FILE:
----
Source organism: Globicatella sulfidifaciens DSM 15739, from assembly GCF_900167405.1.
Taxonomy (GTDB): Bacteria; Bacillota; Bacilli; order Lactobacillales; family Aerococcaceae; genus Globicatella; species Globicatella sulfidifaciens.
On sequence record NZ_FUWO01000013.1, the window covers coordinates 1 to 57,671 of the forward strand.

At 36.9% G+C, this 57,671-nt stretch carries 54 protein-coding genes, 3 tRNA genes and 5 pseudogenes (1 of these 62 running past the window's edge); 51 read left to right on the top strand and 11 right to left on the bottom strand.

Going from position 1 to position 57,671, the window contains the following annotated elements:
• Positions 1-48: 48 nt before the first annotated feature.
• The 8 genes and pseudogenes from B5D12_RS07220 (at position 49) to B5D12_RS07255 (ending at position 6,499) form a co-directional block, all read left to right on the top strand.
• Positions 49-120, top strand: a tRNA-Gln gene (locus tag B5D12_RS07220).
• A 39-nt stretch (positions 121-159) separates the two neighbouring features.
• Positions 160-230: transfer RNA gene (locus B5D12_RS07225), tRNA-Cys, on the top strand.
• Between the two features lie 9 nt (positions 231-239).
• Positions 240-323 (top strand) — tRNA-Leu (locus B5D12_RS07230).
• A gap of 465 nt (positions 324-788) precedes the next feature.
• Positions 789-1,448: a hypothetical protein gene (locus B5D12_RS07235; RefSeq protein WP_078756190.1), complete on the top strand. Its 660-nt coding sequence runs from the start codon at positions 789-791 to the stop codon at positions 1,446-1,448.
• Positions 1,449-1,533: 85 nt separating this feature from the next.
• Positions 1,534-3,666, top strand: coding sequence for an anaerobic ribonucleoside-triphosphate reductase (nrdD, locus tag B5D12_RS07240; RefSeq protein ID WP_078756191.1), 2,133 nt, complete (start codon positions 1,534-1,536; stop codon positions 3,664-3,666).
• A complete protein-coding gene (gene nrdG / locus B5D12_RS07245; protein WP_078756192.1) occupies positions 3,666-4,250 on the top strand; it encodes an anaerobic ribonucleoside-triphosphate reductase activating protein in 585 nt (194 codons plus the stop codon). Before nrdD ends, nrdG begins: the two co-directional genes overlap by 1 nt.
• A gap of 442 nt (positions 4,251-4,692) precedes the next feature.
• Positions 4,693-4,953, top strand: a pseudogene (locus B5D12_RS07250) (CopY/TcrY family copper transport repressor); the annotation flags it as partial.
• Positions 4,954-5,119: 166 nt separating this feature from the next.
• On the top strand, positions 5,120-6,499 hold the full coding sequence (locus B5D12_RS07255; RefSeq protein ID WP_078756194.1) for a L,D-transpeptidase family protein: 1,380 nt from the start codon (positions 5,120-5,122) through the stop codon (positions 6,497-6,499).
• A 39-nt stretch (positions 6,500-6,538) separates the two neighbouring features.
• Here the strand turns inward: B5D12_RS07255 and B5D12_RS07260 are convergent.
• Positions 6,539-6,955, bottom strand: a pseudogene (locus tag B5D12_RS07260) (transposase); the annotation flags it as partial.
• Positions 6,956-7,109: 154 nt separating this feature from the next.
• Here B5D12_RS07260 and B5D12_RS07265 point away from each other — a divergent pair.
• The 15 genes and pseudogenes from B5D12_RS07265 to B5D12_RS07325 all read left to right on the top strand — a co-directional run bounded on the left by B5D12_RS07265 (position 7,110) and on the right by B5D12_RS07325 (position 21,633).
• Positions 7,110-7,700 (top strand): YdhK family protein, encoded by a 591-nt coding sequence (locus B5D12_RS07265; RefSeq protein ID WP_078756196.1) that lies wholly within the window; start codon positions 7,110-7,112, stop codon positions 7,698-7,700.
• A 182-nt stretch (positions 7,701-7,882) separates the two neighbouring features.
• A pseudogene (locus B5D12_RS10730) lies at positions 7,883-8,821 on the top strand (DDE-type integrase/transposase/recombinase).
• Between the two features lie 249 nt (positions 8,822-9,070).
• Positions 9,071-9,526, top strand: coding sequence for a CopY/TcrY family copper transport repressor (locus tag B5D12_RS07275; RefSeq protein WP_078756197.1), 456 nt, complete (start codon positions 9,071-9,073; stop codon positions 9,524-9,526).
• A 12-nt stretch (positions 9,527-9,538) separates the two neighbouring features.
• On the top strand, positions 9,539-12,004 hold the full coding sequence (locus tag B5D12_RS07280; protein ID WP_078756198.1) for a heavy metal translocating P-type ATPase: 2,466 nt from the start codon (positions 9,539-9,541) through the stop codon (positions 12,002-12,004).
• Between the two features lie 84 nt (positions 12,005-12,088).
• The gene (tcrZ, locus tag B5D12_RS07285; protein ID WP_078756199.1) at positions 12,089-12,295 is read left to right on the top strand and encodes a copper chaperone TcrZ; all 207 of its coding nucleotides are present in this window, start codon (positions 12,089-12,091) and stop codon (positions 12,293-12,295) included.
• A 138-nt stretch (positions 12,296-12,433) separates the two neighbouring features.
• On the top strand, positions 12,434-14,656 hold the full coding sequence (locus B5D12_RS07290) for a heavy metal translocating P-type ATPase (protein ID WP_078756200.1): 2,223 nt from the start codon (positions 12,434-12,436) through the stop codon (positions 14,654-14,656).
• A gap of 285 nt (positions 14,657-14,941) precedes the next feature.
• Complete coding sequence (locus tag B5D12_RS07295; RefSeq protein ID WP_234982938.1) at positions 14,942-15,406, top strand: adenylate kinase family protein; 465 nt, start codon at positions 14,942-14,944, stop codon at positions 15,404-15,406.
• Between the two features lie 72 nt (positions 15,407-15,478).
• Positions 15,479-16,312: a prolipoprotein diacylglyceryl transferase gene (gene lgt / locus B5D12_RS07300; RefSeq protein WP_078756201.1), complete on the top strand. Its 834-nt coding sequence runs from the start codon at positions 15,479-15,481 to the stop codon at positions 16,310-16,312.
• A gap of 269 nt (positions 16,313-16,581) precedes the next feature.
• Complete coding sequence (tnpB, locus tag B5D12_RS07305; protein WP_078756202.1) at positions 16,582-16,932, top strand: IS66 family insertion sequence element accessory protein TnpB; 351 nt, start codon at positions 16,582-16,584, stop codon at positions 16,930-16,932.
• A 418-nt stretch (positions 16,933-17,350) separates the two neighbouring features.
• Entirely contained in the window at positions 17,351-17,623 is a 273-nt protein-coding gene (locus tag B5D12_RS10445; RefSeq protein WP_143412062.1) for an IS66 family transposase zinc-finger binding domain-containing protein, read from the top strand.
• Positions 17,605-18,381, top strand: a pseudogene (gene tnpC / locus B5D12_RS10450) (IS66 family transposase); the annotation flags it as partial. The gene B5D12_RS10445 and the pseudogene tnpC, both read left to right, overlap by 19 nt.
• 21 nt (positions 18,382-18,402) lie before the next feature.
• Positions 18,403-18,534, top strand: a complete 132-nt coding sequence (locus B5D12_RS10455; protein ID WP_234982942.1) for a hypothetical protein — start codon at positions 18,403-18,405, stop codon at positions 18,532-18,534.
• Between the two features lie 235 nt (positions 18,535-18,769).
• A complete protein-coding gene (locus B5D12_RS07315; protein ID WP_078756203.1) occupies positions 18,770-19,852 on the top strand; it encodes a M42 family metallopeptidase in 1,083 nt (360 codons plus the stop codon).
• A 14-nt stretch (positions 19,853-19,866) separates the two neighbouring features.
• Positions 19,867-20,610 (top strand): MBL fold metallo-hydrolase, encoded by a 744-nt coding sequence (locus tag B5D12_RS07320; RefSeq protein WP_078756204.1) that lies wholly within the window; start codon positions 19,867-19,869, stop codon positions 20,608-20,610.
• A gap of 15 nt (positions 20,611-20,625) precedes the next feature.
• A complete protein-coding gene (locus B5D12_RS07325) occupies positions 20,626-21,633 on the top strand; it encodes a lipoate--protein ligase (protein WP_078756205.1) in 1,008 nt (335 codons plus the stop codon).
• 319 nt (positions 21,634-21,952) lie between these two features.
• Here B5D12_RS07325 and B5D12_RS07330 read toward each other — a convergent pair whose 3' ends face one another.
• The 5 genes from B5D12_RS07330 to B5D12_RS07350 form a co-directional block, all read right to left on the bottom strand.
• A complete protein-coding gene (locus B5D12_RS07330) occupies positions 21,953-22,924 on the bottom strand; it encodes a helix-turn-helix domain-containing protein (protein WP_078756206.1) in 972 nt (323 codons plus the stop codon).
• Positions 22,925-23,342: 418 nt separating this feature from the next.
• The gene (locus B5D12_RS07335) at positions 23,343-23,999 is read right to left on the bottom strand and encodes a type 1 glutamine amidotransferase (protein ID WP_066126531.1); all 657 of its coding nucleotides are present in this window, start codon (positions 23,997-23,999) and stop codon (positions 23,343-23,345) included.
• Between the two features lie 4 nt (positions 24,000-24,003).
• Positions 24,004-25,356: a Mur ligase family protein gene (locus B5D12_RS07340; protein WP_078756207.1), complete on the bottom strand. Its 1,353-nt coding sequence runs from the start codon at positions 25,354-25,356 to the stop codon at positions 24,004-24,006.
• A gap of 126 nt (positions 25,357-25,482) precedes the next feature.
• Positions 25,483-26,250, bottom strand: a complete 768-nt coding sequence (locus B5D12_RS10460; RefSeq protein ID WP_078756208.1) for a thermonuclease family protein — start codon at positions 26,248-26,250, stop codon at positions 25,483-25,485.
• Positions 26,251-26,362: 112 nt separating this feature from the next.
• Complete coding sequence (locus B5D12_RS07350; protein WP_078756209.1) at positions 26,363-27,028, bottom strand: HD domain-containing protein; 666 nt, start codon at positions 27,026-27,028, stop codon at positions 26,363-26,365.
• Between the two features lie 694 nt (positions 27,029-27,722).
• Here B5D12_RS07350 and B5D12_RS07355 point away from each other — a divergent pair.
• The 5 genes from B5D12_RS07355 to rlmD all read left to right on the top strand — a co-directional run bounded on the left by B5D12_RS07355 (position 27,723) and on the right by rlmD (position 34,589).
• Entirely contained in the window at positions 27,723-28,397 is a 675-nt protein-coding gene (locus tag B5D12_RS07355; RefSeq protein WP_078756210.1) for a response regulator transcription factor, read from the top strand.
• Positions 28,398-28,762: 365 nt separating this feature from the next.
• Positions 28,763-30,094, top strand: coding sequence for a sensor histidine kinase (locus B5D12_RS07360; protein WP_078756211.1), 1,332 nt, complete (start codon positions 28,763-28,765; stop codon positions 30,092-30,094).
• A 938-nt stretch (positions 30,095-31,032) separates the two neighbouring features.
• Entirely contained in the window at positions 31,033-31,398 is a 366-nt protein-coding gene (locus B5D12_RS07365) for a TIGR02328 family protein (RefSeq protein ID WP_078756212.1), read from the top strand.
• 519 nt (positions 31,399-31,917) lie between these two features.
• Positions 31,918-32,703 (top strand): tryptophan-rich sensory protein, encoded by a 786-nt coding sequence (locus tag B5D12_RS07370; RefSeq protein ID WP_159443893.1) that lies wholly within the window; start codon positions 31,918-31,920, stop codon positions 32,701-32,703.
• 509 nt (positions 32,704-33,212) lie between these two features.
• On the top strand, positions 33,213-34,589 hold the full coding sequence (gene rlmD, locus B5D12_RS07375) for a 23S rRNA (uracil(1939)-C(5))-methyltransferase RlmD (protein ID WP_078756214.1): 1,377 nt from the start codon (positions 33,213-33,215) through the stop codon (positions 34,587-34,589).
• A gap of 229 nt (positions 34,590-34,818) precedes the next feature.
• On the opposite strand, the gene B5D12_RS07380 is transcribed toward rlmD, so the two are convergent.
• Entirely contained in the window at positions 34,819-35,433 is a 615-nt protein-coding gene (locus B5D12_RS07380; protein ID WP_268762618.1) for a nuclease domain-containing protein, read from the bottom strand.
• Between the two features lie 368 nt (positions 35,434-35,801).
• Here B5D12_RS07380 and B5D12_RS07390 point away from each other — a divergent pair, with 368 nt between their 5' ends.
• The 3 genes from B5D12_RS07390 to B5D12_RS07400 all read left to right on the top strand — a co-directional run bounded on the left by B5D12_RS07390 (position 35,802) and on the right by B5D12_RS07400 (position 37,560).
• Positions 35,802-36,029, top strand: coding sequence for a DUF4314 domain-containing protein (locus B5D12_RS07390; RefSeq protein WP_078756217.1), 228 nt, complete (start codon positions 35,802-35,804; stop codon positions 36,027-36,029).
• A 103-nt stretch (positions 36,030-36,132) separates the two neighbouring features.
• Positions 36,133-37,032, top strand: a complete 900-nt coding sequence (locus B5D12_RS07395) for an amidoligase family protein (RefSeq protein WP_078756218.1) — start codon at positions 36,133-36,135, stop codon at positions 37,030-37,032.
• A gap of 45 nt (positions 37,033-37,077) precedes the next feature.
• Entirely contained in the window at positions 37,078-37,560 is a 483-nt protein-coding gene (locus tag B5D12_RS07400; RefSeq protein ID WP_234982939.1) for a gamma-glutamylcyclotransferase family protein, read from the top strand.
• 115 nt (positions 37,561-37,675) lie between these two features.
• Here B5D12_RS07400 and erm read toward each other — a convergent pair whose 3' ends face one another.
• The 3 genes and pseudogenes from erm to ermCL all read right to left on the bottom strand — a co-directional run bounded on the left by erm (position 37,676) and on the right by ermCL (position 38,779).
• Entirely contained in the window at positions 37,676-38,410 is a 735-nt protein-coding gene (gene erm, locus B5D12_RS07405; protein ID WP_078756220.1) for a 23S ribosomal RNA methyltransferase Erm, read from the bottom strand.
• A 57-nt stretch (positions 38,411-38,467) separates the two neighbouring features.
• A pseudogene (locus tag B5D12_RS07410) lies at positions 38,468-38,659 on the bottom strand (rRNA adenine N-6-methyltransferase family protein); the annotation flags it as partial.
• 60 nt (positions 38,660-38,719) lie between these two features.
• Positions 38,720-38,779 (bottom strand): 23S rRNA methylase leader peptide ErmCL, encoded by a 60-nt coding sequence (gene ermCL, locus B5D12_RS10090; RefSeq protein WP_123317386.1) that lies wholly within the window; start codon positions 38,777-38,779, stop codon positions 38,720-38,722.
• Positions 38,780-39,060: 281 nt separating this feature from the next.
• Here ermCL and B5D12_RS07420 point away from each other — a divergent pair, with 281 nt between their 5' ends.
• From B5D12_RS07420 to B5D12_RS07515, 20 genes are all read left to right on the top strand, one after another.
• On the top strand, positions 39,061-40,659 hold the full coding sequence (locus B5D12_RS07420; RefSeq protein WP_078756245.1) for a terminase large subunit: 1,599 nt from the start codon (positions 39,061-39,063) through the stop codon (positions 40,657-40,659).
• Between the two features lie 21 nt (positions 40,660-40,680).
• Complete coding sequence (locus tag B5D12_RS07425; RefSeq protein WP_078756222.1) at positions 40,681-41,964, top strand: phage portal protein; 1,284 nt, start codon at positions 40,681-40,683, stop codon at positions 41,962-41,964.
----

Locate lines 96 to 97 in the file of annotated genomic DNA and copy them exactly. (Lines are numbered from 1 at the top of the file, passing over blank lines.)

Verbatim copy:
• A pseudogene (locus tag B5D12_RS07410) lies at positions 38,468-38,659 on the bottom strand (rRNA adenine N-6-methyltransferase family protein); the annotation flags it as partial.
• 60 nt (positions 38,660-38,719) lie between these two features.